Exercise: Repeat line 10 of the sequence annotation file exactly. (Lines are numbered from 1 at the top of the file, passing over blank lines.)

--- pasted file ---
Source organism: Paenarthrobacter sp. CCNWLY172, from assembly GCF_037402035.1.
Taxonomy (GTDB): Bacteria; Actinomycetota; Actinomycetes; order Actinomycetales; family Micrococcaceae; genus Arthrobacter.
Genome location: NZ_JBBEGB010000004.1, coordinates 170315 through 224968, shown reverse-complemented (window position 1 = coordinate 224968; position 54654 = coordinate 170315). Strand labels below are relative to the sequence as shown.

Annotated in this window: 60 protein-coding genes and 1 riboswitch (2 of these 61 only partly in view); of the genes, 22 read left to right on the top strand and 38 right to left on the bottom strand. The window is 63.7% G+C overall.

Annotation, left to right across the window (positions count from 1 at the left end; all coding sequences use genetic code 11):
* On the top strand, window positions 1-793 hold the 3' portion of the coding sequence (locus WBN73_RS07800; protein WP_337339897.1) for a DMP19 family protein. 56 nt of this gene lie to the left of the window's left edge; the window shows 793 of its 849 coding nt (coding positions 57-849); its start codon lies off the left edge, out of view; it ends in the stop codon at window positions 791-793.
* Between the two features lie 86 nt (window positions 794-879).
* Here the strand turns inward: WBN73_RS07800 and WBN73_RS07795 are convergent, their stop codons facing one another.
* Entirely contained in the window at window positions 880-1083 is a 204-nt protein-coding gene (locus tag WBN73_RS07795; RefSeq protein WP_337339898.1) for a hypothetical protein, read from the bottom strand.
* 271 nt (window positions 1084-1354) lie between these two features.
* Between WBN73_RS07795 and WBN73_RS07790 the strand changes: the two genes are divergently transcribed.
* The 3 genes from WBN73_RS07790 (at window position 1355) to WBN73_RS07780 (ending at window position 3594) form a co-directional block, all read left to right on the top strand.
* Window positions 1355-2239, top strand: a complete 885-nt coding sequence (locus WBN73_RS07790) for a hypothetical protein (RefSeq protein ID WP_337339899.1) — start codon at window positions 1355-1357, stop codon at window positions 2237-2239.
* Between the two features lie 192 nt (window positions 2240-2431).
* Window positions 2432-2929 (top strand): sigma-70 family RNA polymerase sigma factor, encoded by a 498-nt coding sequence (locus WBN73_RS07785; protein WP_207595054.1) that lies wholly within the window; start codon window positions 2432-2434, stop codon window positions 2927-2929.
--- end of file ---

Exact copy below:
* 271 nt (window positions 1084-1354) lie between these two features.